State-regulated investment advisers would be subject to federal jurisdiction under a legislative proposal introduced last week in the House Financial Services Committee, chaired by Rep. Barney Frank, D-Mass., Investment News reported.
Under the proposed Consumer Financial Protection Agency Act of 2009, the new agency would regulate the 14,000 investment advisory firms overseen by state securities regulators, but not the 11,000 advisory firms regulated by the Securities and Exchange Commission.
The SEC regulates investment advisory firms that manage $25 million or more, while the states regulate smaller firms.
Under the terms of the legislation, the consumer protection agency would also oversee any person who sold or recommended such consumer-oriented financial products as mortgages, credit cards and tax refund loans.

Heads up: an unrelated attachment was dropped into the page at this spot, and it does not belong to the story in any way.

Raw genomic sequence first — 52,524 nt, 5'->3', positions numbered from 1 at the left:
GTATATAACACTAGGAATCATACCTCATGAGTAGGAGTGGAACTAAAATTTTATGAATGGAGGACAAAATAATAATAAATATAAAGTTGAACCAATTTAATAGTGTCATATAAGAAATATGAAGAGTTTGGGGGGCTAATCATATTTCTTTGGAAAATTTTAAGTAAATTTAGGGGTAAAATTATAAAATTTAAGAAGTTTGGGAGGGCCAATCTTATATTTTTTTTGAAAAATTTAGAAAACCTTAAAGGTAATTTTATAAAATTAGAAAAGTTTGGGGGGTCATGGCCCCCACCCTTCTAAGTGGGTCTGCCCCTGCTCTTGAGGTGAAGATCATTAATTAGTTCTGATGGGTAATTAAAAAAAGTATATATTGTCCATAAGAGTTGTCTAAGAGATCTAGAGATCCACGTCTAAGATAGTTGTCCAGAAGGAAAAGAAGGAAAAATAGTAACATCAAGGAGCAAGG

Investment advisers registered with states would be monitored by the proposed agency “to the extent that the person provides investment [advice] to consumers or engages in other financial activities in connection with providing other consumer financial products or services,” Eric Stein, deputy assistant Treasury secretary for consumer protection, told Investment News.
But “the proposed act contemplates that a state-registered investment adviser would remain primarily regulated by the state securities regulator with respect to those activities,” he said.
Approval of the Consumer Financial Protection Agency Act of 2009 could come as soon as August 1.
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